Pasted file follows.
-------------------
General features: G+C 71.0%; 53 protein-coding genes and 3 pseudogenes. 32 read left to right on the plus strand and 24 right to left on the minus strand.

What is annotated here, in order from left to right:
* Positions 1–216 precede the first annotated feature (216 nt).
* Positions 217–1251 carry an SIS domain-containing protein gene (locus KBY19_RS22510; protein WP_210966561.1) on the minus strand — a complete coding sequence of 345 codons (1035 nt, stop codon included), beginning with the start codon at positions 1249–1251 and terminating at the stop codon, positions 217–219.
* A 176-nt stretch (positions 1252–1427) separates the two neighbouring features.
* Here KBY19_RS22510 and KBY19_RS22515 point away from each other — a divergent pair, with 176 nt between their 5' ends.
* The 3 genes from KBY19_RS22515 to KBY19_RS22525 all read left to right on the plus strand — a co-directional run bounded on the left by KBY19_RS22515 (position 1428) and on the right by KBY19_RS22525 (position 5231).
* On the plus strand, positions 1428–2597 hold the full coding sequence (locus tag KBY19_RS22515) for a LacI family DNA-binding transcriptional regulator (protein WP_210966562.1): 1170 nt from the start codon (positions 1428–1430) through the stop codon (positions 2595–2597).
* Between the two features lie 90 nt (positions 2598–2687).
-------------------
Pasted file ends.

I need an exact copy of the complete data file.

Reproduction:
General features: G+C 71.0%; 53 protein-coding genes and 3 pseudogenes. 32 read left to right on the plus strand and 24 right to left on the minus strand.

What is annotated here, in order from left to right:
* Positions 1–216 precede the first annotated feature (216 nt).
* Positions 217–1251 carry an SIS domain-containing protein gene (locus KBY19_RS22510; protein WP_210966561.1) on the minus strand — a complete coding sequence of 345 codons (1035 nt, stop codon included), beginning with the start codon at positions 1249–1251 and terminating at the stop codon, positions 217–219.
* A 176-nt stretch (positions 1252–1427) separates the two neighbouring features.
* Here KBY19_RS22510 and KBY19_RS22515 point away from each other — a divergent pair, with 176 nt between their 5' ends.
* The 3 genes from KBY19_RS22515 to KBY19_RS22525 all read left to right on the plus strand — a co-directional run bounded on the left by KBY19_RS22515 (position 1428) and on the right by KBY19_RS22525 (position 5231).
* On the plus strand, positions 1428–2597 hold the full coding sequence (locus tag KBY19_RS22515) for a LacI family DNA-binding transcriptional regulator (protein WP_210966562.1): 1170 nt from the start codon (positions 1428–1430) through the stop codon (positions 2595–2597).
* Between the two features lie 90 nt (positions 2598–2687).